Thursday, December 5, 2013

Thing 6: Smartphones and mobile devices

Flying Cars
Cartoon from :"Flying Car"
Today's Thing is about smartphones and other mobile devices. This is obviously a huge topic, but I wanted to take the time to highlight a few resources and topics.

What's a mobile device?

I often refer to my smartphone as "The computer in my pocket that, oh, yeah, can also make phone calls." I use it all the time for various tasks, and very rarely for phone calls. But that's only one way of using a smartphone or mobile device.

The basic definition of a mobile device is that it's handheld, and typically has a touch screen or small keyboard, and weighs less than 2 pounds. There are all sorts of devices, running a variety of different operating systems, but iOS (Apple) and Android devices are probably the best known right now. There are also other devices that allow you to do some tasks easily, but are limited in others, and things like ereaders, designed to let you read books (or sometimes consume other media) but that are harder to create new material on.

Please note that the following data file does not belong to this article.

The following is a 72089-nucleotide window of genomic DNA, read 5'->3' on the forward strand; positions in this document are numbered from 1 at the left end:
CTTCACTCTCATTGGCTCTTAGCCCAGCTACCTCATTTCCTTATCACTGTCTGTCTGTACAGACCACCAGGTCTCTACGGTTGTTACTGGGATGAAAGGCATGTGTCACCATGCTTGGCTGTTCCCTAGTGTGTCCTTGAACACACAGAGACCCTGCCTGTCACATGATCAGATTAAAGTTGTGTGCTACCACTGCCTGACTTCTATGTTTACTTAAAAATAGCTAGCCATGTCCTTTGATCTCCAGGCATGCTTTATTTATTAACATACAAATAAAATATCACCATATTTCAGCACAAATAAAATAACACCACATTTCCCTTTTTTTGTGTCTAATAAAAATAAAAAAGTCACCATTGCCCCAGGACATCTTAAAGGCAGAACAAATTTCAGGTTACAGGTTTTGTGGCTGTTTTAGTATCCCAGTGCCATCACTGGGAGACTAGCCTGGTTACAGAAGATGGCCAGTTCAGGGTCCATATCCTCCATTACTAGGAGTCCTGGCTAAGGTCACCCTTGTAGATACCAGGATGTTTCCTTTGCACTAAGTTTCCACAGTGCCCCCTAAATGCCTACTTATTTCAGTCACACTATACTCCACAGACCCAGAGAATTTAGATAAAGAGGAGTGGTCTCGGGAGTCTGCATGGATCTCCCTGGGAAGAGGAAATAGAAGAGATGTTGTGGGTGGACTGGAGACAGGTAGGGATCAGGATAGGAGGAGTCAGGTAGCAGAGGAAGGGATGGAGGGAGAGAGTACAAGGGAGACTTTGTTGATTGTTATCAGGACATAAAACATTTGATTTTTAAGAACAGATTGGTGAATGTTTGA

What can you do with one? 

First, there are lot of tools you can use for academic research. We have an entire guide devoted to mobile device tools that will help you with classes and more.  The resource list has some other great pointers, too.

Here's some things I do regularly with my mobile devices:
  • Take a picture of a computer error message so I can look it up more easily later.
  • Keep track of progress towards goals.
  • Use my phone as a pedometer (it tracks how far I've walked each day)
  • Track health information to share with my doctor (there's even an app that will test your pulse rate using the camera's phone.)
  • Read ebooks (many people prefer a larger device, but I do most of my reading on my phone.)
  • Travel with my tablet and a Bluetooth keyboard. 
  • Keep track of things I need to do. 
  • Listen to music.
  • Track my budget. 
  • Look at stars (there are some fabulous stargazing apps out there, where you can point the device at what you're looking at, and it'll tell you what you're seeing.)
  • Track my knitting projects (both row/stitch counters and an app that lets me upload photos to Ravelry, a knitting social media site)
  • Manage my grocery shopping list
  • Keep notes on various things (like books to read) 
  • Use my phone as a metronome when practicing music.
  • And of course, occasionally play games. 

Things to do:

1) Do you have a smartphone or mobile device? Do a little searching for an app that will help you with a current goal or interest. Try it out.

2) Are you curious about mobile devices? If you're a student, staff member, or faculty member at UMF, you can check out a device from our Petting Zoo to try out in the library.  

3) Share an app or device you find especially useful (and how you use it) in the comments.

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